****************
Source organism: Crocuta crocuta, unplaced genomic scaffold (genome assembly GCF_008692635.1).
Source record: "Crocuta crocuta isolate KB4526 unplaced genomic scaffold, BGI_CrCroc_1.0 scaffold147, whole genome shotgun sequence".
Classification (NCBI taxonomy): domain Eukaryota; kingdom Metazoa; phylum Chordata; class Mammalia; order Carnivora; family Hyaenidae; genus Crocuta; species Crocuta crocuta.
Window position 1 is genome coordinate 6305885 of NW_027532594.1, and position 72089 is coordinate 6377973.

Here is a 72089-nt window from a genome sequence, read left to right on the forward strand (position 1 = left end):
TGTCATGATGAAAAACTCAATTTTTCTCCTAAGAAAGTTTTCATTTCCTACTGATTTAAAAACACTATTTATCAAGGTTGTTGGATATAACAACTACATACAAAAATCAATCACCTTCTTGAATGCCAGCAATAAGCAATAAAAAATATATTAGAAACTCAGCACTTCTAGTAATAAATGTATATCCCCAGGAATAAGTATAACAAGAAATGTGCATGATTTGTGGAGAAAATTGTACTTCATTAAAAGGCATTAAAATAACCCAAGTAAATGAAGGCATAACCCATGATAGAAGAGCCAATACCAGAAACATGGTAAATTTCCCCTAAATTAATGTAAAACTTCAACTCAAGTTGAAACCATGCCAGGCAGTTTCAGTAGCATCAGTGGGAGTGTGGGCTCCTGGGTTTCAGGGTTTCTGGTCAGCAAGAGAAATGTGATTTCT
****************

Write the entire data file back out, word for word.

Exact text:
Source organism: Crocuta crocuta, unplaced genomic scaffold (genome assembly GCF_008692635.1).
Source record: "Crocuta crocuta isolate KB4526 unplaced genomic scaffold, BGI_CrCroc_1.0 scaffold147, whole genome shotgun sequence".
Classification (NCBI taxonomy): domain Eukaryota; kingdom Metazoa; phylum Chordata; class Mammalia; order Carnivora; family Hyaenidae; genus Crocuta; species Crocuta crocuta.
Window position 1 is genome coordinate 6305885 of NW_027532594.1, and position 72089 is coordinate 6377973.

Here is a 72089-nt window from a genome sequence, read left to right on the forward strand (position 1 = left end):
TGTCATGATGAAAAACTCAATTTTTCTCCTAAGAAAGTTTTCATTTCCTACTGATTTAAAAACACTATTTATCAAGGTTGTTGGATATAACAACTACATACAAAAATCAATCACCTTCTTGAATGCCAGCAATAAGCAATAAAAAATATATTAGAAACTCAGCACTTCTAGTAATAAATGTATATCCCCAGGAATAAGTATAACAAGAAATGTGCATGATTTGTGGAGAAAATTGTACTTCATTAAAAGGCATTAAAATAACCCAAGTAAATGAAGGCATAACCCATGATAGAAGAGCCAATACCAGAAACATGGTAAATTTCCCCTAAATTAATGTAAAACTTCAACTCAAGTTGAAACCATGCCAGGCAGTTTCAGTAGCATCAGTGGGAGTGTGGGCTCCTGGGTTTCAGGGTTTCTGGTCAGCAAGAGAAATGTGATTTCT